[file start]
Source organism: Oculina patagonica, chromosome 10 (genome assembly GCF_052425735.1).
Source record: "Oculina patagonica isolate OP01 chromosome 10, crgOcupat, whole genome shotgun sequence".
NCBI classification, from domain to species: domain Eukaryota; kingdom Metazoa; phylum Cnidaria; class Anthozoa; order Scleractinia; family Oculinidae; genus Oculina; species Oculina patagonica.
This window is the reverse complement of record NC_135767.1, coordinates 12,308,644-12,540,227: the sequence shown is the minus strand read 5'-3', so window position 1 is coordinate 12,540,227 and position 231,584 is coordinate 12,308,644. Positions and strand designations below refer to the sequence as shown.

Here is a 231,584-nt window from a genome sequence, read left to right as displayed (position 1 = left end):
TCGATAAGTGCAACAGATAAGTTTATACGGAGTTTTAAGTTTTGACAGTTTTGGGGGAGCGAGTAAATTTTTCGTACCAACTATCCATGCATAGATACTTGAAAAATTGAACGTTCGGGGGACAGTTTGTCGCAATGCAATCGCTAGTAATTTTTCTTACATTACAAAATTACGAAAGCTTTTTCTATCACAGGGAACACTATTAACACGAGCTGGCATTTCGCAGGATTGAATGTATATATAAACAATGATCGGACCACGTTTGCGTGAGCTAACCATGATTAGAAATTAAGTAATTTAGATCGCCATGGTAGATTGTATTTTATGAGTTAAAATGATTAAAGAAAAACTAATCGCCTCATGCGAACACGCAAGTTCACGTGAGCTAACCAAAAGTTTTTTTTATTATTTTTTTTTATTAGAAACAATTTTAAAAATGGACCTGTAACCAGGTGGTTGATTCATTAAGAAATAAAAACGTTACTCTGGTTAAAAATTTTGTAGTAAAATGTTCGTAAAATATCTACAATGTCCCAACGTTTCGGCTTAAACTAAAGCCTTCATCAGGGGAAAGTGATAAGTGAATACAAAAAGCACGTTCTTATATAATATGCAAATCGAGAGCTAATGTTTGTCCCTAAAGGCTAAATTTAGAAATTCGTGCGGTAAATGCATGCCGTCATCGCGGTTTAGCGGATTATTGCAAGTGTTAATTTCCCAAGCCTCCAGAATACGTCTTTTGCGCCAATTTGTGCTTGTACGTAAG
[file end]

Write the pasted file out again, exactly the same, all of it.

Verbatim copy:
Source organism: Oculina patagonica, chromosome 10 (genome assembly GCF_052425735.1).
Source record: "Oculina patagonica isolate OP01 chromosome 10, crgOcupat, whole genome shotgun sequence".
NCBI classification, from domain to species: domain Eukaryota; kingdom Metazoa; phylum Cnidaria; class Anthozoa; order Scleractinia; family Oculinidae; genus Oculina; species Oculina patagonica.
This window is the reverse complement of record NC_135767.1, coordinates 12,308,644-12,540,227: the sequence shown is the minus strand read 5'-3', so window position 1 is coordinate 12,540,227 and position 231,584 is coordinate 12,308,644. Positions and strand designations below refer to the sequence as shown.

Here is a 231,584-nt window from a genome sequence, read left to right as displayed (position 1 = left end):
TCGATAAGTGCAACAGATAAGTTTATACGGAGTTTTAAGTTTTGACAGTTTTGGGGGAGCGAGTAAATTTTTCGTACCAACTATCCATGCATAGATACTTGAAAAATTGAACGTTCGGGGGACAGTTTGTCGCAATGCAATCGCTAGTAATTTTTCTTACATTACAAAATTACGAAAGCTTTTTCTATCACAGGGAACACTATTAACACGAGCTGGCATTTCGCAGGATTGAATGTATATATAAACAATGATCGGACCACGTTTGCGTGAGCTAACCATGATTAGAAATTAAGTAATTTAGATCGCCATGGTAGATTGTATTTTATGAGTTAAAATGATTAAAGAAAAACTAATCGCCTCATGCGAACACGCAAGTTCACGTGAGCTAACCAAAAGTTTTTTTTATTATTTTTTTTTATTAGAAACAATTTTAAAAATGGACCTGTAACCAGGTGGTTGATTCATTAAGAAATAAAAACGTTACTCTGGTTAAAAATTTTGTAGTAAAATGTTCGTAAAATATCTACAATGTCCCAACGTTTCGGCTTAAACTAAAGCCTTCATCAGGGGAAAGTGATAAGTGAATACAAAAAGCACGTTCTTATATAATATGCAAATCGAGAGCTAATGTTTGTCCCTAAAGGCTAAATTTAGAAATTCGTGCGGTAAATGCATGCCGTCATCGCGGTTTAGCGGATTATTGCAAGTGTTAATTTCCCAAGCCTCCAGAATACGTCTTTTGCGCCAATTTGTGCTTGTACGTAAG